Finally we had to quit. There was ice breaking up all around us and we sat for three days waiting and looking for a place to be picked up. The pilot finally landed on an ice floe about 3,600 feet long and about 1,200 feet wide,” he said.
Crossing the Arctic’s shifting ice was most treacherous. “For one things you can’t call AAA for road conditions. The ice changes constantly, moving about 7 miles every 24 hours east of the North Pole,” said Cooper.
In early May, Cooper was leading the crew and breaking trail about 5 miles ahead when the ice parted behind him.
“I was stranded for three days and three nights on an ice floe. The rest of the crew thought I was dead for sure. That’s when we had a little morale problem because some of them wanted to turn back.
I finally got off the floe but I had to leave my machine and walk back to our last camp.”
Cooper’s crew consisted of Dick Lucken, Little Falls, Deputy leader and mechanic; Bill Soltis, Willow River, mechanic; Frank Larson, Surgeon Lake, logistics; Rob Goodman, St. Cloud, medic; and Tony Kanter, Minneapolis, photographer. “There were times when I said to myself ‘What the hell are you doing here now’ but I wouldn’t give it up for anything. The most serious accident we’ve had was when Kanter froze his feet. We flew him out for treatment. “We dress mostly in caribou skins and wear special boots made in Red Wing. I’m not sure why Kanter froze his feet but maybe he wasn’t wearing the right socks.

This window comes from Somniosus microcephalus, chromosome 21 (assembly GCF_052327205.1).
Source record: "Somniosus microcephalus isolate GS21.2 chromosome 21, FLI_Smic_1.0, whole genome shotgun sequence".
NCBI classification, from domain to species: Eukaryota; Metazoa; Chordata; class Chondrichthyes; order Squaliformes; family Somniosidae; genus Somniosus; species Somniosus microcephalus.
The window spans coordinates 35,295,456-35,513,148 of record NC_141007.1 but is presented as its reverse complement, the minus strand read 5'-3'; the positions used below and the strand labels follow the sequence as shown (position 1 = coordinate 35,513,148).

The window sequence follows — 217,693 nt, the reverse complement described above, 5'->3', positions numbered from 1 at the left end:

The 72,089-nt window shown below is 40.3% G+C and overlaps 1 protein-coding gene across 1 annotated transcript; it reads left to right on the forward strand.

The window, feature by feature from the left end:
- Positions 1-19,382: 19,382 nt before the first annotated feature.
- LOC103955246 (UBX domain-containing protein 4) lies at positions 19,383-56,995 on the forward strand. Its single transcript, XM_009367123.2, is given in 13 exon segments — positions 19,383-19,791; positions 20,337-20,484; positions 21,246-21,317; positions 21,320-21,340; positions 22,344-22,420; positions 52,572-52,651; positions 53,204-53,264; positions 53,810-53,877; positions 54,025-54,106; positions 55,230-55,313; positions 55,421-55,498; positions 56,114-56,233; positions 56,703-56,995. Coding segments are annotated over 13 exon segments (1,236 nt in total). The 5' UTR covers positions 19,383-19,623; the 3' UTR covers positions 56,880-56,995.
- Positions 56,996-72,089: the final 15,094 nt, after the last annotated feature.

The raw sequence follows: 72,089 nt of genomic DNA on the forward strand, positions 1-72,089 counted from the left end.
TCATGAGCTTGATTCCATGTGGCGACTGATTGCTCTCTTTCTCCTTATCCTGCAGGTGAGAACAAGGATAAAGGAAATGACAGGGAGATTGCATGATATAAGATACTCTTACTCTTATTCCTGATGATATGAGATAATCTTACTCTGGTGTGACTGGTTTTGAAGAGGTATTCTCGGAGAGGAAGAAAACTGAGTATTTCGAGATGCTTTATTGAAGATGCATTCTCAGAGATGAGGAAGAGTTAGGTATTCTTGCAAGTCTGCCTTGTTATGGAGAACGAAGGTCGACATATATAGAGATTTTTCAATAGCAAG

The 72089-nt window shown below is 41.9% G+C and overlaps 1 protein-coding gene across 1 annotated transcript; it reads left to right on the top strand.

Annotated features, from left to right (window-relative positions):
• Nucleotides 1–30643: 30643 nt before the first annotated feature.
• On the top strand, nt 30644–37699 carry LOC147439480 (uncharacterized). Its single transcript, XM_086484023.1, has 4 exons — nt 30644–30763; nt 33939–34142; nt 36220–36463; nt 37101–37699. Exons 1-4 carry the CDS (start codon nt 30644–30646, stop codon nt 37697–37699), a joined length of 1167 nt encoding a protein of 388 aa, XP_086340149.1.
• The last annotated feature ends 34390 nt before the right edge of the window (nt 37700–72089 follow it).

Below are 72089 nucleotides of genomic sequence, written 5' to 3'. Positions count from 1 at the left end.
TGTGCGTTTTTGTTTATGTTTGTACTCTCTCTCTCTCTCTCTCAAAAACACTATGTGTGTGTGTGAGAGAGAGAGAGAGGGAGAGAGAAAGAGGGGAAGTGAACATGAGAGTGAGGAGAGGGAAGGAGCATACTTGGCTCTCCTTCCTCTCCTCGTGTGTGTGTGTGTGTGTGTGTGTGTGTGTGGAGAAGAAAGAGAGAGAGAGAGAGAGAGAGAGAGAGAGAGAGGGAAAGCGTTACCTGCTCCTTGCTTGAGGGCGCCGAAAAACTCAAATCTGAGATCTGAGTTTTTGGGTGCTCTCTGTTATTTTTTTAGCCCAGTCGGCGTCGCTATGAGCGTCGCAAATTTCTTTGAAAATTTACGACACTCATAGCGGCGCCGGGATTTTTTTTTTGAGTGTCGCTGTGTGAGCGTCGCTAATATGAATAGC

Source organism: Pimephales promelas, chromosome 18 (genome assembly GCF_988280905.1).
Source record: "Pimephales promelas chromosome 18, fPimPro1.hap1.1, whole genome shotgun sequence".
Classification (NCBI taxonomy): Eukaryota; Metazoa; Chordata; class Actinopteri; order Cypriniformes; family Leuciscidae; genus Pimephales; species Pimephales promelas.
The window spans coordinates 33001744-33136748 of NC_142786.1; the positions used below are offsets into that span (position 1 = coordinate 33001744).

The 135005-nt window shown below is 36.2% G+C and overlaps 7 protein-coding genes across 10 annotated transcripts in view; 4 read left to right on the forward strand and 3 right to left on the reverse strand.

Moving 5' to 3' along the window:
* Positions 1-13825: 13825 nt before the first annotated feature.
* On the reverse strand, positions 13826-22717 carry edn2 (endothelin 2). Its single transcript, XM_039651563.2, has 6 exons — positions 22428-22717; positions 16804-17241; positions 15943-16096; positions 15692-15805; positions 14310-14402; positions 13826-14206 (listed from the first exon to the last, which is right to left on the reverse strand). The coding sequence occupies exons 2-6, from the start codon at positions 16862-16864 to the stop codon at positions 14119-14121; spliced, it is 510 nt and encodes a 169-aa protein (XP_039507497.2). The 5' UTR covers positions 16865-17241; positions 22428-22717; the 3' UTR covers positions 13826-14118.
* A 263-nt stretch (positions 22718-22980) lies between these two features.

Cooper said the Arctic is a desert of ice and little snow. “But there’s lots of wildlife. We lived for many days on caribou and fish and ptarmigans and arctic hare. And we saw many polar bears. In fact several polar bears came into camp. They never bothered the tents and we didn’t go out to make trouble.”
To pinpoint their location, the crew took a sextant reading every day at noon and then navigated by the sun. “When we couldn’t see the sun we didn’t move,” he said.
Cooper’s dream – his expedition – will resume early next year, starting from the shores of Norway, crossing Sweden and Finland, to Russia’s border. “We’re about 3 to 5 weeks of travel time away from Moscow. Right now we’re having some problems with clearance into Russia but we’ll go to the border anyway. I think they’ll let us in.